I decided, finally, to take the big plunge. I’ve been steadily working on my polyhedra textbook (I’ve discussed this in My Polyhedra Textbook, I and My Polyhedra Textbook, II), but ran into a bit of a snag. Since I wrote those posts, I self-published The Puzzle Cabaret, and given what I learned in the process, decided to self-publish my polyhedra book.
The snag? All my three-dimensional graphics are in color, and given that the book will approach 500 pages, would be prohibitively expensive to print in color. It would cost about $35 to print, but I want to sell it for less than that – the idea is for it not to be too expensive, so anyone with an interest in polyhedra can reasonably afford it. It would only cost about $6 to print in black and white.
You might think, “Well, just convert to grayscale!” But what happens is that a brightly colored red tetrahedron, when converted to black and white, gives you a flat, dark gray tetrahedron — the one on the left — which is not very pleasing. And given that most polyhedra graphics on the web are similarly colored (and include some vertex/edge features which do not appeal to me), a simple conversion just won’t do. I’m looking for a tetrahedron with a little more contrast, like the one on the right.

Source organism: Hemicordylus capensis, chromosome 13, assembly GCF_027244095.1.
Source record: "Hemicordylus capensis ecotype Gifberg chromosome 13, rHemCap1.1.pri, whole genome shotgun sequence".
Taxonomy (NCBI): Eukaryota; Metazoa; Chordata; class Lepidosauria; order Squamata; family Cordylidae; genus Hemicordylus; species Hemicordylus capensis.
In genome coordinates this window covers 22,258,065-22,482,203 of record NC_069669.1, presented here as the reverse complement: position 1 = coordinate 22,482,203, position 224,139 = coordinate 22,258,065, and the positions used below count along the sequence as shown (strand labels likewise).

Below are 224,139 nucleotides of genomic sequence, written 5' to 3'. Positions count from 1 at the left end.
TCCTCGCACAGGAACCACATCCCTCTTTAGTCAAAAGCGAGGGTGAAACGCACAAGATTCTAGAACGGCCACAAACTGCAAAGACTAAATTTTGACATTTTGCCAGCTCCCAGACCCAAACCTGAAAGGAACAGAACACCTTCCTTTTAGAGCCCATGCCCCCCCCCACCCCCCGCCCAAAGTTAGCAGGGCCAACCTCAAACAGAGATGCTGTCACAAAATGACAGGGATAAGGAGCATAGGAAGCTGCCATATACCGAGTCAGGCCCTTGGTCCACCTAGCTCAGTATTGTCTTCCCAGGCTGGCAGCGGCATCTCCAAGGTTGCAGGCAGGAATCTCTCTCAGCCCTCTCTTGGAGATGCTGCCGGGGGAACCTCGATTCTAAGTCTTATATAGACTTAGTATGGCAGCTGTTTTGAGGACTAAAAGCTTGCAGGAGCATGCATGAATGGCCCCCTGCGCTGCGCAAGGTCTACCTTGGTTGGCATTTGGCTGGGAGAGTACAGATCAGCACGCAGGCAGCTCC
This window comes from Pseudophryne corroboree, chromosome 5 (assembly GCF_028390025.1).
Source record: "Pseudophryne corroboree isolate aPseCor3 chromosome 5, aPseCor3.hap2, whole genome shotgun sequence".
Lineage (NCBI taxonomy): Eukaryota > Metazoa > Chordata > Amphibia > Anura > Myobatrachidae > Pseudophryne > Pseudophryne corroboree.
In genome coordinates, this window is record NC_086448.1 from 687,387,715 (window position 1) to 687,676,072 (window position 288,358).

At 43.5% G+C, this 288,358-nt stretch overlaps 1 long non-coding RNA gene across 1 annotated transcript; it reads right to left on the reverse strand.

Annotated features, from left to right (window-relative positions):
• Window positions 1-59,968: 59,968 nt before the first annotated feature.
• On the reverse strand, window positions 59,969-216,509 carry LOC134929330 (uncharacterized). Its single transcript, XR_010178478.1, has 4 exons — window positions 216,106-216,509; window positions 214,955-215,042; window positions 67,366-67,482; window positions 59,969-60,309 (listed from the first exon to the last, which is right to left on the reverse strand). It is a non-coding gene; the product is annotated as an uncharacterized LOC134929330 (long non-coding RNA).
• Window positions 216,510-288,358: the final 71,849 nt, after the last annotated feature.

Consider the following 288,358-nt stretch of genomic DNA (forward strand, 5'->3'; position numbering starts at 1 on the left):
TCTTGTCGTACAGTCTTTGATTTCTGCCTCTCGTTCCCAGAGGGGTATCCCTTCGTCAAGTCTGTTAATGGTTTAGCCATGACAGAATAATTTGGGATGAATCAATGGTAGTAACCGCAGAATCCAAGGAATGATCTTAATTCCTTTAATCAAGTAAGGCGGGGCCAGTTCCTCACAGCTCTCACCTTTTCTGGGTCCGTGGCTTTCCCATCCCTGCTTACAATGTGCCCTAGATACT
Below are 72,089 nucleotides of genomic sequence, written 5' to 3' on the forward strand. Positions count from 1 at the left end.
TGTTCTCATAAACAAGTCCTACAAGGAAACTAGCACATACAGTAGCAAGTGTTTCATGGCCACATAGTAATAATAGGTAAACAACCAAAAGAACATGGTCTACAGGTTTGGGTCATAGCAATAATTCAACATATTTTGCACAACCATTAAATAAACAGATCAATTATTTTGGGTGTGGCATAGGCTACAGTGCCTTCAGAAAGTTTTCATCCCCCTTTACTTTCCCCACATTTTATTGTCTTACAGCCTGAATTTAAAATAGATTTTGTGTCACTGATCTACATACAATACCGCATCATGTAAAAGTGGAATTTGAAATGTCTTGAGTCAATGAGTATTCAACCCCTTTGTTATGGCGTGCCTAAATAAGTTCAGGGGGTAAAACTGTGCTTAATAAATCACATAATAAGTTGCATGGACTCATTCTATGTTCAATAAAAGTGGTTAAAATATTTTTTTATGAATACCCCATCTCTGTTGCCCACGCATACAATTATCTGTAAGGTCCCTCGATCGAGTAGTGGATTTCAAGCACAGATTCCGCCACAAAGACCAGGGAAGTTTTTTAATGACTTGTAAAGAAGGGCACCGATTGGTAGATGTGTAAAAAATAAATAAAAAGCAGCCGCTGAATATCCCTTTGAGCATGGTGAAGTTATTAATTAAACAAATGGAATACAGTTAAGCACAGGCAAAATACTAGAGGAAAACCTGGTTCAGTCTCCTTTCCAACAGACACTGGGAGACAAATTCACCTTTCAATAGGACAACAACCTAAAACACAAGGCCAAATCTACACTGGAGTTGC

So after a bit of work, that snag will eventually be fixed. I’ll have to redo the graphics one by one, but I have all the original code so I just need to change colors. Doable. But through conversations with Stacy (friend and design consultant), it seemed that for Part II of the book, it would be really nice to have images of all the uniform polyhedra. Really nice.
Well, I thought, that would be tons of work! Did I really think it would add that much to the book? Well, yeah, it probably would. There are programs/algorithms out there to produce polyhedra graphics, and it looked like it was time to take the plunge – dive into the inner workings of these programs and find a fairly simple way to produce the graphics. Sure, I could work them all out for myself – but data for some of the snub polyhedra require solving eighth-degree polynomials, and that’s just to get started!
Turns out I hit the jackpot right away – and that never happens when you’re playing around with this stuff! I found this site, authored by David McCooey. For each uniform polyhedron – and its dual (when it exists) – he lists all the coordinates as well as which coordinates are vertices of which faces.
OK, that might seem like a lot of work, but I’ve worked with polyhedra graphics before. The idea is to use the symmetry of the polyhedron to help you out. So with the tetrahedron above, you just need to specify one face, and then “move it around.” In other words, use the symmetries (represented by 3-by-3 matrices) to create several different faces from one.
What this means is that you usually only need to specify vertices of a small number of faces, then copy them using symmetries to obtain the entire polyhedron. For example, the square and decagon below can be rotated and copied to yield the small rhombidodecahedron shown above.